Show ContentsCockfield History, Family Crest & Coats of Arms

Of all the Anglo-Saxon names to come from Britain, Cockfield is one of the most ancient. The name is a result of the original family having lived in Cockfield, Durham or in Suffolk. Cockfield Hall is in Yoxford, Suffolk and was originally held by the Cokefeud family who had held it since the beginning of the 14th century.

Early Origins of the Cockfield family

The surname Cockfield was first found in Suffolk at Cockfield, a village and civil parish near Lavenham. This village is much older than the aforementioned Durham village at this one dates back to the 10th century when it was listed as Cochanfelde. The first record of the Durham village was in 1223 when it was listed as Kokefeld. [1] There are two possible meaning of the place names: "open land of a man called Cohha" derived from the Old English personal name + feld; and "open land frequented by cocks (of wild birds.)" [1]

However, despite all of the above, we must look to Oxfordshire to find the first record of the family. For it is there that Lucia de Kokefled was listed in the Feet of Fines for 1198. A few years later, Robert de Cockfeld was listed in Cheshire in 1236-1247. [2]

Early History of the Cockfield family

This web page shows only a small excerpt of our Cockfield research. Another 128 words (9 lines of text) covering the years 1170, 1275, 1198 and 1327 are included under the topic Early Cockfield History in all our PDF Extended History products and printed products wherever possible.

Cockfield Spelling Variations

The first dictionaries that appeared in the last few hundred years did much to standardize the English language. Before that time, spelling variations in names were a common occurrence. The language was changing, incorporating pieces of other languages, and the spelling of names changed with it. Cockfield has been spelled many different ways, including Cockfield, Cocksfield, Cofield, Coefield, Coffield and many more.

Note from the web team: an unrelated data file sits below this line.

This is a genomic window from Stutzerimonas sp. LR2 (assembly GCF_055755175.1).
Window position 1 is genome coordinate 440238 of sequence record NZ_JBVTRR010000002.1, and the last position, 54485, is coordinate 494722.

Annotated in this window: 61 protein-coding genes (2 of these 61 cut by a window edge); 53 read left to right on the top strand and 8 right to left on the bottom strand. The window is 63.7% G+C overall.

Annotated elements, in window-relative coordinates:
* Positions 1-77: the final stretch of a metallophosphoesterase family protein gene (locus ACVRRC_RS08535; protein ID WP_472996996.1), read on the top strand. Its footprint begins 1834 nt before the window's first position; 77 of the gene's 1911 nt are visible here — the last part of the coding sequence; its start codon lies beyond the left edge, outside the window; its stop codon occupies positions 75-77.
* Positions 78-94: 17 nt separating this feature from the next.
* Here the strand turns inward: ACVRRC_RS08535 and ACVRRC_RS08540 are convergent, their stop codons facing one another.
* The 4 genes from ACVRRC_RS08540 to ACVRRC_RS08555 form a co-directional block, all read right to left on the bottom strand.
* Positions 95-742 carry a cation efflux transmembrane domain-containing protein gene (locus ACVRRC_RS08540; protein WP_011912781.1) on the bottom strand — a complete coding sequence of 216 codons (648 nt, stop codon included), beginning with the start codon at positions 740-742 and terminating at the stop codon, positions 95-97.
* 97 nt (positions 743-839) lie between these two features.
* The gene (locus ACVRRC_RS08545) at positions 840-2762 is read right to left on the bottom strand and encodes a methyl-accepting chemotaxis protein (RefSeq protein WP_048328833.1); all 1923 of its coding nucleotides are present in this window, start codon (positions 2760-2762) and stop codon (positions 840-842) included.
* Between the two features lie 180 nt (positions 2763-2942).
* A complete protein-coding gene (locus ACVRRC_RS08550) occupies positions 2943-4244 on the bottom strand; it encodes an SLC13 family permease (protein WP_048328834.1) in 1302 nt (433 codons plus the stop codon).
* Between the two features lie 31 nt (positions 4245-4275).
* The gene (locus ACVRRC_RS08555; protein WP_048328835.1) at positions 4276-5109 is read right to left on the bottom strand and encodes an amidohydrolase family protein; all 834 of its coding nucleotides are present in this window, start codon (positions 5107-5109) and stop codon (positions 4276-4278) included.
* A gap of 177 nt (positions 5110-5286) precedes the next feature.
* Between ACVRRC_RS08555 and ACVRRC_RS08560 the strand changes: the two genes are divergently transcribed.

Early Notables of the Cockfield family (pre 1700)

More information is included under the topic Early Cockfield Notables in all our PDF Extended History products and printed products wherever possible.

New Zealand Cockfield migration to New Zealand +

Emigration to New Zealand followed in the footsteps of the European explorers, such as Captain Cook (1769-70): first came sealers, whalers, missionaries, and traders. By 1838, the British New Zealand Company had begun buying land from the Maori tribes, and selling it to settlers, and, after the Treaty of Waitangi in 1840, many British families set out on the arduous six month journey from Britain to Aotearoa to start a new life. Early immigrants include:

Cockfield Settlers in New Zealand in the 19th Century
  • John Cockfield, aged 20, a painter, who arrived in Auckland, New Zealand aboard the ship "Rooparell" in 1874

Contemporary Notables of the name Cockfield (post 1700) +

  • Maryann Cockfield, American Democratic Party politician, Alternate Delegate to Democratic National Convention from Michigan, 1952 [3]
  • Sir Francis Arthur Cockfield (1916-2007), Baron Cockfield, English politician, European Commissioner for Internal Market and Services (1985-1989), Chancellor of the Duchy of Lancaster (1983-1984), President of the Board of Trade (1982-1983)
  • Arthur Cockfield, Canadian member of the Faculty of Law at Queen's University, Kingston, Ontario
  • Ken Cockfield (b. 1928), former Australian rules footballer who played for St Kilda (1949-1953)
  • Errol A. Cockfield Jr. (b. 1973), Guyana-born, is the former Press Secretary to Governor of New York Eliot Spitzer and David Paterson
  • Sir Joseph Cockfield Dimsdale PC, KCVO, Bt, (1849-1912), 1st Baronet, English politician, 573rd Lord Mayor of London (1901–1902) and Member of Parliament for the City of London (1900–1906)

  1. Mills, A.D., Dictionary of English Place-Names. Oxford: Oxford University Press, 1991. Print. (ISBN 0-19-869156-4)
  2. Reaney, P.H and R.M. Wilson, A Dictionary of English Surnames. London: Routledge, 1991. Print. (ISBN 0-415-05737-X)
  3. The Political Graveyard: Alphabetical Name Index. (Retrieved 2015, November 4) . Retrieved from on Facebook